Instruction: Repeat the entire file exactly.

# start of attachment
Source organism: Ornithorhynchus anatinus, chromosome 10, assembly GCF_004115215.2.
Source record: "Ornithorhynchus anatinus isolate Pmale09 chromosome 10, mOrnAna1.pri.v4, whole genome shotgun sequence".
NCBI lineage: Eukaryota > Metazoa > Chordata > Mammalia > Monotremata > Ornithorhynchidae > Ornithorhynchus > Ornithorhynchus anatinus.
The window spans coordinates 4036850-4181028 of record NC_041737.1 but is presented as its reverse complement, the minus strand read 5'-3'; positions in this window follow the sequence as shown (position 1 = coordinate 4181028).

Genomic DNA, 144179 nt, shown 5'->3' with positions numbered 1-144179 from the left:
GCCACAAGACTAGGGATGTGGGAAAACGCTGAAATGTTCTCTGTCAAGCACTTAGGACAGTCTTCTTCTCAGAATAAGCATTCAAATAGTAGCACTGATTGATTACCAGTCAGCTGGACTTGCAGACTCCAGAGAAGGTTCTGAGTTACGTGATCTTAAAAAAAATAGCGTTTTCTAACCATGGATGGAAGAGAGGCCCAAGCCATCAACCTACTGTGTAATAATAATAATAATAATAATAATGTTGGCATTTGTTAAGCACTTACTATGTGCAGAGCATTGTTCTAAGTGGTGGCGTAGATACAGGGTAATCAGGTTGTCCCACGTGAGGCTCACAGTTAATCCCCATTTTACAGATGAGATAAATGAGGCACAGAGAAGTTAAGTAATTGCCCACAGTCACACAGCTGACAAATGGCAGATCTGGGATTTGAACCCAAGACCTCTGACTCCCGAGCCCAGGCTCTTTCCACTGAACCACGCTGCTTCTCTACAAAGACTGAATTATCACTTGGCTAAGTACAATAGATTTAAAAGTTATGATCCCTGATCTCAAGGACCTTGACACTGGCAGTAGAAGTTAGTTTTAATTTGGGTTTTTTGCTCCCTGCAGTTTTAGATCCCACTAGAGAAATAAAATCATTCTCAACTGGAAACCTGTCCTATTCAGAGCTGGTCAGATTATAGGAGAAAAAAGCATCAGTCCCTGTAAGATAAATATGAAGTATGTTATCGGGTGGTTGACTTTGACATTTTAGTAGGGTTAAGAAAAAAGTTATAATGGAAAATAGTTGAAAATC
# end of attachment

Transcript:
Source organism: Ornithorhynchus anatinus, chromosome 10, assembly GCF_004115215.2.
Source record: "Ornithorhynchus anatinus isolate Pmale09 chromosome 10, mOrnAna1.pri.v4, whole genome shotgun sequence".
NCBI lineage: Eukaryota > Metazoa > Chordata > Mammalia > Monotremata > Ornithorhynchidae > Ornithorhynchus > Ornithorhynchus anatinus.
The window spans coordinates 4036850-4181028 of record NC_041737.1 but is presented as its reverse complement, the minus strand read 5'-3'; positions in this window follow the sequence as shown (position 1 = coordinate 4181028).

Genomic DNA, 144179 nt, shown 5'->3' with positions numbered 1-144179 from the left:
GCCACAAGACTAGGGATGTGGGAAAACGCTGAAATGTTCTCTGTCAAGCACTTAGGACAGTCTTCTTCTCAGAATAAGCATTCAAATAGTAGCACTGATTGATTACCAGTCAGCTGGACTTGCAGACTCCAGAGAAGGTTCTGAGTTACGTGATCTTAAAAAAAATAGCGTTTTCTAACCATGGATGGAAGAGAGGCCCAAGCCATCAACCTACTGTGTAATAATAATAATAATAATAATAATGTTGGCATTTGTTAAGCACTTACTATGTGCAGAGCATTGTTCTAAGTGGTGGCGTAGATACAGGGTAATCAGGTTGTCCCACGTGAGGCTCACAGTTAATCCCCATTTTACAGATGAGATAAATGAGGCACAGAGAAGTTAAGTAATTGCCCACAGTCACACAGCTGACAAATGGCAGATCTGGGATTTGAACCCAAGACCTCTGACTCCCGAGCCCAGGCTCTTTCCACTGAACCACGCTGCTTCTCTACAAAGACTGAATTATCACTTGGCTAAGTACAATAGATTTAAAAGTTATGATCCCTGATCTCAAGGACCTTGACACTGGCAGTAGAAGTTAGTTTTAATTTGGGTTTTTTGCTCCCTGCAGTTTTAGATCCCACTAGAGAAATAAAATCATTCTCAACTGGAAACCTGTCCTATTCAGAGCTGGTCAGATTATAGGAGAAAAAAGCATCAGTCCCTGTAAGATAAATATGAAGTATGTTATCGGGTGGTTGACTTTGACATTTTAGTAGGGTTAAGAAAAAAGTTATAATGGAAAATAGTTGAAAATC